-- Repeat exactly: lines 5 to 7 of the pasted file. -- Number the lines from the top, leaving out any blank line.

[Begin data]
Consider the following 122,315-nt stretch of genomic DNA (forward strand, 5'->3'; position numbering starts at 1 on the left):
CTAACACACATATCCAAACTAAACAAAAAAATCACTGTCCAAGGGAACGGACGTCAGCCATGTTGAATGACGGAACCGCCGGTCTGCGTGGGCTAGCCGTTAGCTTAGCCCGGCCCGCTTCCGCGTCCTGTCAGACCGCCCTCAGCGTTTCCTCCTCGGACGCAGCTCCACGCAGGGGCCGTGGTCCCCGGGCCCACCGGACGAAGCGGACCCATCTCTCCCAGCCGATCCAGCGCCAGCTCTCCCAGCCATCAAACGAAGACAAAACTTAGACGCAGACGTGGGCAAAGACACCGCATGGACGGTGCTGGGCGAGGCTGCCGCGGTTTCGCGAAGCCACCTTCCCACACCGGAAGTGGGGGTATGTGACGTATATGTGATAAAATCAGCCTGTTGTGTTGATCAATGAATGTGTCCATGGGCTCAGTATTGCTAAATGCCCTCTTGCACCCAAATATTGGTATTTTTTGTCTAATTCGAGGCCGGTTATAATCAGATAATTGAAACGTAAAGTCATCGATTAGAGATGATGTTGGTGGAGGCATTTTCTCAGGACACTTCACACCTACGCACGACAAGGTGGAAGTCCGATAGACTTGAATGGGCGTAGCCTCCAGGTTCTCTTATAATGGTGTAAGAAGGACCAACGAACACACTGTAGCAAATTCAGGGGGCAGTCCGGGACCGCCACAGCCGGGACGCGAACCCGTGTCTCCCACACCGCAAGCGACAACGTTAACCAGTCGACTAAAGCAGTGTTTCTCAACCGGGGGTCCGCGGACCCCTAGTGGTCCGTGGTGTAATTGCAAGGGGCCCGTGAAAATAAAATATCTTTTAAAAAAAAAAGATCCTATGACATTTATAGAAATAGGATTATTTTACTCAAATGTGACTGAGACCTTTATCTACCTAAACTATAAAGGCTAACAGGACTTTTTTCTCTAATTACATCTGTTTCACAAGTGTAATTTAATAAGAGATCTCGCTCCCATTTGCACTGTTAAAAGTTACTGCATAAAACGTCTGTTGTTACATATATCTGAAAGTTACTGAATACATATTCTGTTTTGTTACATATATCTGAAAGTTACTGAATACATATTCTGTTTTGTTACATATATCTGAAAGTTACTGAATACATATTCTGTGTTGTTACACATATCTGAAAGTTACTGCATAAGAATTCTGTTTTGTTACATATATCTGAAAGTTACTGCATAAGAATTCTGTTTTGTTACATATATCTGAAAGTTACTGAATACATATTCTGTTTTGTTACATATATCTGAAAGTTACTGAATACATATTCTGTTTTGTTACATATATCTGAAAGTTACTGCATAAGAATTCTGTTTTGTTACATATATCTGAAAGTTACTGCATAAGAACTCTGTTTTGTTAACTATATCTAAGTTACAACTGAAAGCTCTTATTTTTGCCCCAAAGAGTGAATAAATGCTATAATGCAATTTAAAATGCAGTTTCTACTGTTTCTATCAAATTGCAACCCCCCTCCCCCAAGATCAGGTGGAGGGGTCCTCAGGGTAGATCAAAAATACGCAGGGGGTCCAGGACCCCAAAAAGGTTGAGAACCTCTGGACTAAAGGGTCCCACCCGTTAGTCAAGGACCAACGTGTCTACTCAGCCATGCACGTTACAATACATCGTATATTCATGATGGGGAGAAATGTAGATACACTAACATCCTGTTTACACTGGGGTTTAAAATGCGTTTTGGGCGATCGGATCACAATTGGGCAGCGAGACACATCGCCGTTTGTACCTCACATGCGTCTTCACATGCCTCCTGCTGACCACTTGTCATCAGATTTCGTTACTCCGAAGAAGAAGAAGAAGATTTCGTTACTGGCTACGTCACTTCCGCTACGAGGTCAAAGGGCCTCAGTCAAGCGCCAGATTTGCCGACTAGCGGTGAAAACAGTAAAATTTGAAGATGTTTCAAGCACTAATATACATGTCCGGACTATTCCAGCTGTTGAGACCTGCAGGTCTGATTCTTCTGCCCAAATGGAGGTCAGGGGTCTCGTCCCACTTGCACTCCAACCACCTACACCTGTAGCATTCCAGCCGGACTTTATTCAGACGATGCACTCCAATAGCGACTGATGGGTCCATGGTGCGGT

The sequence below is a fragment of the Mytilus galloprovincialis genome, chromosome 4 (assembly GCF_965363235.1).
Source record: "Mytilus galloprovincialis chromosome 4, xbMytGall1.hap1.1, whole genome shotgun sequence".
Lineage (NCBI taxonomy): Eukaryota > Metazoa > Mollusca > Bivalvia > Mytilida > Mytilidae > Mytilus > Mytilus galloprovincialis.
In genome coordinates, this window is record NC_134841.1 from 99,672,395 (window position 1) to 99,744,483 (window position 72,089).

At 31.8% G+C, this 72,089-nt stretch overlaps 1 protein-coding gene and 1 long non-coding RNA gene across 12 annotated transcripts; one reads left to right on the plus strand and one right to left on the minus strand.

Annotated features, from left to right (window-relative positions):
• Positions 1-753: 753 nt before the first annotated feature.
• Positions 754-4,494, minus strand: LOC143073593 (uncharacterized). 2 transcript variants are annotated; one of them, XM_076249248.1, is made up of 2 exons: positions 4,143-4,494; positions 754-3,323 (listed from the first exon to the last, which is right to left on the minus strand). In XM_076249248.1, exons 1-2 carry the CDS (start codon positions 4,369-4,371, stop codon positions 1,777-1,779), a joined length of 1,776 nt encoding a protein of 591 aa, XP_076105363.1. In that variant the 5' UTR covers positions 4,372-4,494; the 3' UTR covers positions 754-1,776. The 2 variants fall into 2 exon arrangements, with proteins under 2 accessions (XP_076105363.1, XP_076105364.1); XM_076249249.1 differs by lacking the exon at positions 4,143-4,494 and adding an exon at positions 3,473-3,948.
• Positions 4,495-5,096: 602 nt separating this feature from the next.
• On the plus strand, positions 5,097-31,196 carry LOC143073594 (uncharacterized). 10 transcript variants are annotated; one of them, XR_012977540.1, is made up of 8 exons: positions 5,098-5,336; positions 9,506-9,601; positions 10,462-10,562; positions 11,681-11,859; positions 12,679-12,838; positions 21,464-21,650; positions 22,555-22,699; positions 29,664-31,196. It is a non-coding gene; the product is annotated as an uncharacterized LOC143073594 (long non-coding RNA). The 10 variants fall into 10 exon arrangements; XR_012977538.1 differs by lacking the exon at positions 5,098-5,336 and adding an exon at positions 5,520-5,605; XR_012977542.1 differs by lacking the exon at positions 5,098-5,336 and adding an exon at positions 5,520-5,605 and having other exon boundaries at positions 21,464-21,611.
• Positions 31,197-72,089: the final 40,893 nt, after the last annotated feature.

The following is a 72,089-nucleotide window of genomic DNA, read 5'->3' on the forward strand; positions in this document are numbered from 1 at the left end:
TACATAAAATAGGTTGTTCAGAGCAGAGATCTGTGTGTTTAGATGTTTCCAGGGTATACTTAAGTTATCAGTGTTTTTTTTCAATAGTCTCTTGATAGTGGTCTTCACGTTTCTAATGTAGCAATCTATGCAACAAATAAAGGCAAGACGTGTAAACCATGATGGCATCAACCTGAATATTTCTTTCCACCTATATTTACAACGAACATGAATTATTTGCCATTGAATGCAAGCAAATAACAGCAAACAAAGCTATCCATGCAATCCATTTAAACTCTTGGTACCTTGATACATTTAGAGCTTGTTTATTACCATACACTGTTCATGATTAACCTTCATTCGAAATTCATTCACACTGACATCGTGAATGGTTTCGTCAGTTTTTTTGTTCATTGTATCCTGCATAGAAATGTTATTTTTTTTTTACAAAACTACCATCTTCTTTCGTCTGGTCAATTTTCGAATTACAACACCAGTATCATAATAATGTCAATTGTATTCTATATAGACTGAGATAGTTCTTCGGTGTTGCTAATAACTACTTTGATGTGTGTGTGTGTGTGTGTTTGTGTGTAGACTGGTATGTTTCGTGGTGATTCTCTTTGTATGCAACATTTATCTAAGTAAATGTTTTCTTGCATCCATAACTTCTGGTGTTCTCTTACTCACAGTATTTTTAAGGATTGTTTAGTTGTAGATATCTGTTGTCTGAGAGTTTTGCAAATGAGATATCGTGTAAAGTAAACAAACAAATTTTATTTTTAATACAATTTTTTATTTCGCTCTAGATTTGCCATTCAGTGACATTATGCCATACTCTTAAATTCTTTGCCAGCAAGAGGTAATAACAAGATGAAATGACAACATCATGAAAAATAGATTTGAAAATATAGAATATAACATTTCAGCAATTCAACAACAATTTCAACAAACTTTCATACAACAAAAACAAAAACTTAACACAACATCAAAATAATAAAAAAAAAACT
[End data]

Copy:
Lineage (NCBI taxonomy): Eukaryota > Metazoa > Mollusca > Bivalvia > Mytilida > Mytilidae > Mytilus > Mytilus galloprovincialis.
In genome coordinates, this window is record NC_134841.1 from 99,672,395 (window position 1) to 99,744,483 (window position 72,089).

At 31.8% G+C, this 72,089-nt stretch overlaps 1 protein-coding gene and 1 long non-coding RNA gene across 12 annotated transcripts; one reads left to right on the plus strand and one right to left on the minus strand.